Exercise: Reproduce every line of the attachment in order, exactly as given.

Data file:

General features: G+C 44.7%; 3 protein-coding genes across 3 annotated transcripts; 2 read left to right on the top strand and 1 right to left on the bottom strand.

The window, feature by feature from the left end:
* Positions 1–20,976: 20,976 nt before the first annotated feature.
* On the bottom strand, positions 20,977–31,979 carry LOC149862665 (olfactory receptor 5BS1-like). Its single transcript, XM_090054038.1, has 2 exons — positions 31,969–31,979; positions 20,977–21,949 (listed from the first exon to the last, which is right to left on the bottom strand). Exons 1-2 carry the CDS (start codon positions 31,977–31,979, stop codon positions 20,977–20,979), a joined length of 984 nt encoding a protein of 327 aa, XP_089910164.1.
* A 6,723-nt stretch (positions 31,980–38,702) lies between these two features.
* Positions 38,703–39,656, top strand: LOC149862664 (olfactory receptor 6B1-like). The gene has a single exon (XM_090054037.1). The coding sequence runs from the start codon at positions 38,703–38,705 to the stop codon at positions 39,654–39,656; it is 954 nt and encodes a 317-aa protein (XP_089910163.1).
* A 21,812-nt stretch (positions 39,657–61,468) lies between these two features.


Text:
General features: G+C 44.7%; 3 protein-coding genes across 3 annotated transcripts; 2 read left to right on the top strand and 1 right to left on the bottom strand.

The window, feature by feature from the left end:
* Positions 1–20,976: 20,976 nt before the first annotated feature.
* On the bottom strand, positions 20,977–31,979 carry LOC149862665 (olfactory receptor 5BS1-like). Its single transcript, XM_090054038.1, has 2 exons — positions 31,969–31,979; positions 20,977–21,949 (listed from the first exon to the last, which is right to left on the bottom strand). Exons 1-2 carry the CDS (start codon positions 31,977–31,979, stop codon positions 20,977–20,979), a joined length of 984 nt encoding a protein of 327 aa, XP_089910164.1.
* A 6,723-nt stretch (positions 31,980–38,702) lies between these two features.
* Positions 38,703–39,656, top strand: LOC149862664 (olfactory receptor 6B1-like). The gene has a single exon (XM_090054037.1). The coding sequence runs from the start codon at positions 38,703–38,705 to the stop codon at positions 39,654–39,656; it is 954 nt and encodes a 317-aa protein (XP_089910163.1).
* A 21,812-nt stretch (positions 39,657–61,468) lies between these two features.